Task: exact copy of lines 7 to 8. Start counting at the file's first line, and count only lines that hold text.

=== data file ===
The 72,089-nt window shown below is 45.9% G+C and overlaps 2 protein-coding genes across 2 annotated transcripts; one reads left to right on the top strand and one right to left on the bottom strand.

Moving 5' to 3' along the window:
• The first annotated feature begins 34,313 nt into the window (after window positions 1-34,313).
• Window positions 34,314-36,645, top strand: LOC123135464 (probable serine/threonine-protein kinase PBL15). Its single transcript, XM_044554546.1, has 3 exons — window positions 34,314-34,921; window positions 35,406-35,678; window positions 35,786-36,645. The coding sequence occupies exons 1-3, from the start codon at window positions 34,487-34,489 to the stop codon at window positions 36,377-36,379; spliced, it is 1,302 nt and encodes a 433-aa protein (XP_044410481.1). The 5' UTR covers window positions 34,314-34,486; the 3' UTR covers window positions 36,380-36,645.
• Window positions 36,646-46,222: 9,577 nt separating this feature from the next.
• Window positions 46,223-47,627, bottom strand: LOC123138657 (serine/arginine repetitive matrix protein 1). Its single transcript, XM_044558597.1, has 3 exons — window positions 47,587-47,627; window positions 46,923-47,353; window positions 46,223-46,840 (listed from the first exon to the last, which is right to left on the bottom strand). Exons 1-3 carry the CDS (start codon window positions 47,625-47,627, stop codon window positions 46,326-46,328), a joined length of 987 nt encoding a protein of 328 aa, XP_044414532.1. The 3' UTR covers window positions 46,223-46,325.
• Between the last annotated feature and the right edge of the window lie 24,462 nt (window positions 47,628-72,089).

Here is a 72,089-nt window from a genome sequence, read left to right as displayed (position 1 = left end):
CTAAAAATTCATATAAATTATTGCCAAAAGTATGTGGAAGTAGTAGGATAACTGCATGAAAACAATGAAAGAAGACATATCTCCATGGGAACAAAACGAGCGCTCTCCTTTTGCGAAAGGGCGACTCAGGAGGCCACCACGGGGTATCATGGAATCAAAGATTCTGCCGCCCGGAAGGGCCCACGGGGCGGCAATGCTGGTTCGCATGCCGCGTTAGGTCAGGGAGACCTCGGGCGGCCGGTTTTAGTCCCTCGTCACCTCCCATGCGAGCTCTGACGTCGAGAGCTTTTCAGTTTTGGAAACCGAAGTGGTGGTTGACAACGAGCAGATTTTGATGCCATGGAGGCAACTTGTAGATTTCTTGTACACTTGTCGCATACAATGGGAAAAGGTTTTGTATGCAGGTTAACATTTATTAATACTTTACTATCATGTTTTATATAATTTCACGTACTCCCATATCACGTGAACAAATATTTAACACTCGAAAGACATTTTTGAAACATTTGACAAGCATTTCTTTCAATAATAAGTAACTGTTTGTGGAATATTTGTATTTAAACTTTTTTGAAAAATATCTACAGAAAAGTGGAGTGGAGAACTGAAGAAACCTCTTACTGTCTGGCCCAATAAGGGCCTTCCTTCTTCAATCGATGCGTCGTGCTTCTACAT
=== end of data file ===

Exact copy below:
• Between the last annotated feature and the right edge of the window lie 24,462 nt (window positions 47,628-72,089).

Here is a 72,089-nt window from a genome sequence, read left to right as displayed (position 1 = left end):